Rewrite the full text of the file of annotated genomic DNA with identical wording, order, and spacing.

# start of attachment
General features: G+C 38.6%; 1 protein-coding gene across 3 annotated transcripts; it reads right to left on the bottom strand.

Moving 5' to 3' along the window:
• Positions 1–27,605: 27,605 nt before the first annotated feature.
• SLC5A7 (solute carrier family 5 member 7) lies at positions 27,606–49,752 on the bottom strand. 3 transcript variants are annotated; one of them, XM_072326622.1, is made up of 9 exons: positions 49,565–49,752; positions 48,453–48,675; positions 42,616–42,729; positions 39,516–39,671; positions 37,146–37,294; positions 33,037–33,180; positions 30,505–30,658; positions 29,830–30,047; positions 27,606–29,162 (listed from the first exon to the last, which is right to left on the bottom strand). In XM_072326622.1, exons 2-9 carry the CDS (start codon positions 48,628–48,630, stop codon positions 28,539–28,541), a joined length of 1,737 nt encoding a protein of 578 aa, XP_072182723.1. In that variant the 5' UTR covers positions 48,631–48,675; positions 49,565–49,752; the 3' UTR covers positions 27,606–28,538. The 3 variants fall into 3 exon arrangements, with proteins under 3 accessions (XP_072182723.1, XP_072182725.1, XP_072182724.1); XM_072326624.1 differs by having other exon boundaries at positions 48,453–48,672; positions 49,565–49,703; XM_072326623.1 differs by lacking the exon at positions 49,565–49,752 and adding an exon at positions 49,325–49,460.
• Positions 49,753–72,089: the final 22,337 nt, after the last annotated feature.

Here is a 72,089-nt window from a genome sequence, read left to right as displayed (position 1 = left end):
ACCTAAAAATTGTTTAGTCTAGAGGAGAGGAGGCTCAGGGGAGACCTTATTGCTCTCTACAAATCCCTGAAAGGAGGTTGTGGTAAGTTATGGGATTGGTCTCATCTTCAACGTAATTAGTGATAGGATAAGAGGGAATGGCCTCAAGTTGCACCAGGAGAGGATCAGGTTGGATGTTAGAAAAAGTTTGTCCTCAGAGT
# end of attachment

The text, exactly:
General features: G+C 38.6%; 1 protein-coding gene across 3 annotated transcripts; it reads right to left on the bottom strand.

Moving 5' to 3' along the window:
• Positions 1–27,605: 27,605 nt before the first annotated feature.
• SLC5A7 (solute carrier family 5 member 7) lies at positions 27,606–49,752 on the bottom strand. 3 transcript variants are annotated; one of them, XM_072326622.1, is made up of 9 exons: positions 49,565–49,752; positions 48,453–48,675; positions 42,616–42,729; positions 39,516–39,671; positions 37,146–37,294; positions 33,037–33,180; positions 30,505–30,658; positions 29,830–30,047; positions 27,606–29,162 (listed from the first exon to the last, which is right to left on the bottom strand). In XM_072326622.1, exons 2-9 carry the CDS (start codon positions 48,628–48,630, stop codon positions 28,539–28,541), a joined length of 1,737 nt encoding a protein of 578 aa, XP_072182723.1. In that variant the 5' UTR covers positions 48,631–48,675; positions 49,565–49,752; the 3' UTR covers positions 27,606–28,538. The 3 variants fall into 3 exon arrangements, with proteins under 3 accessions (XP_072182723.1, XP_072182725.1, XP_072182724.1); XM_072326624.1 differs by having other exon boundaries at positions 48,453–48,672; positions 49,565–49,703; XM_072326623.1 differs by lacking the exon at positions 49,565–49,752 and adding an exon at positions 49,325–49,460.
• Positions 49,753–72,089: the final 22,337 nt, after the last annotated feature.

Here is a 72,089-nt window from a genome sequence, read left to right as displayed (position 1 = left end):
ACCTAAAAATTGTTTAGTCTAGAGGAGAGGAGGCTCAGGGGAGACCTTATTGCTCTCTACAAATCCCTGAAAGGAGGTTGTGGTAAGTTATGGGATTGGTCTCATCTTCAACGTAATTAGTGATAGGATAAGAGGGAATGGCCTCAAGTTGCACCAGGAGAGGATCAGGTTGGATGTTAGAAAAAGTTTGTCCTCAGAGT